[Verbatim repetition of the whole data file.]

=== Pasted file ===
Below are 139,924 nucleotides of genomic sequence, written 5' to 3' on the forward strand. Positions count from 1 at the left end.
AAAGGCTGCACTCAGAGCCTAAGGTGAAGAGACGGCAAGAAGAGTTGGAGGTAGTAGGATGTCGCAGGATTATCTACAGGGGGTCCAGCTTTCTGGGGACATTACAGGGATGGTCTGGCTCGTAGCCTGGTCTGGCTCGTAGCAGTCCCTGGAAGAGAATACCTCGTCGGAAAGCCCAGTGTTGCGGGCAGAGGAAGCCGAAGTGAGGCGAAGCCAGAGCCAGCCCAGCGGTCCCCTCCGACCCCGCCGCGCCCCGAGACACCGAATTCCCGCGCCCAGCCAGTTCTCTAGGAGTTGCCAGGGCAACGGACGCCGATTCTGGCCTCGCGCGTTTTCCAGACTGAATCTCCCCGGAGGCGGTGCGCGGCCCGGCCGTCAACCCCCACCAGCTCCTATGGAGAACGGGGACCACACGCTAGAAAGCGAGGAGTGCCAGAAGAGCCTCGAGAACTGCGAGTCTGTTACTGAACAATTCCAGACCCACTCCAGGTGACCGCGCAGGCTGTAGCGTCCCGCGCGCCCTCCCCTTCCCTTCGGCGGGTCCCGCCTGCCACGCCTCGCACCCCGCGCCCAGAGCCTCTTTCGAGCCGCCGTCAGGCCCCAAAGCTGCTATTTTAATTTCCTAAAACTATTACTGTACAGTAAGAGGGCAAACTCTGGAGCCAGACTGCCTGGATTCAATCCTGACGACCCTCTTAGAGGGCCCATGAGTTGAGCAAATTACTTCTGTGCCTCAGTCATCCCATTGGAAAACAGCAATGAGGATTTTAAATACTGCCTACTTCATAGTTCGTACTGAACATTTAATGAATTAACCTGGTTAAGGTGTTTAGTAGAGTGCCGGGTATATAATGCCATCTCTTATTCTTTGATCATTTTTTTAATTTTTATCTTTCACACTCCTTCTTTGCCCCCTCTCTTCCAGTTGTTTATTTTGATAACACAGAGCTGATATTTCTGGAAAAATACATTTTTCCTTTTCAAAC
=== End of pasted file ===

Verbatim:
Below are 139,924 nucleotides of genomic sequence, written 5' to 3' on the forward strand. Positions count from 1 at the left end.
AAAGGCTGCACTCAGAGCCTAAGGTGAAGAGACGGCAAGAAGAGTTGGAGGTAGTAGGATGTCGCAGGATTATCTACAGGGGGTCCAGCTTTCTGGGGACATTACAGGGATGGTCTGGCTCGTAGCCTGGTCTGGCTCGTAGCAGTCCCTGGAAGAGAATACCTCGTCGGAAAGCCCAGTGTTGCGGGCAGAGGAAGCCGAAGTGAGGCGAAGCCAGAGCCAGCCCAGCGGTCCCCTCCGACCCCGCCGCGCCCCGAGACACCGAATTCCCGCGCCCAGCCAGTTCTCTAGGAGTTGCCAGGGCAACGGACGCCGATTCTGGCCTCGCGCGTTTTCCAGACTGAATCTCCCCGGAGGCGGTGCGCGGCCCGGCCGTCAACCCCCACCAGCTCCTATGGAGAACGGGGACCACACGCTAGAAAGCGAGGAGTGCCAGAAGAGCCTCGAGAACTGCGAGTCTGTTACTGAACAATTCCAGACCCACTCCAGGTGACCGCGCAGGCTGTAGCGTCCCGCGCGCCCTCCCCTTCCCTTCGGCGGGTCCCGCCTGCCACGCCTCGCACCCCGCGCCCAGAGCCTCTTTCGAGCCGCCGTCAGGCCCCAAAGCTGCTATTTTAATTTCCTAAAACTATTACTGTACAGTAAGAGGGCAAACTCTGGAGCCAGACTGCCTGGATTCAATCCTGACGACCCTCTTAGAGGGCCCATGAGTTGAGCAAATTACTTCTGTGCCTCAGTCATCCCATTGGAAAACAGCAATGAGGATTTTAAATACTGCCTACTTCATAGTTCGTACTGAACATTTAATGAATTAACCTGGTTAAGGTGTTTAGTAGAGTGCCGGGTATATAATGCCATCTCTTATTCTTTGATCATTTTTTTAATTTTTATCTTTCACACTCCTTCTTTGCCCCCTCTCTTCCAGTTGTTTATTTTGATAACACAGAGCTGATATTTCTGGAAAAATACATTTTTCCTTTTCAAAC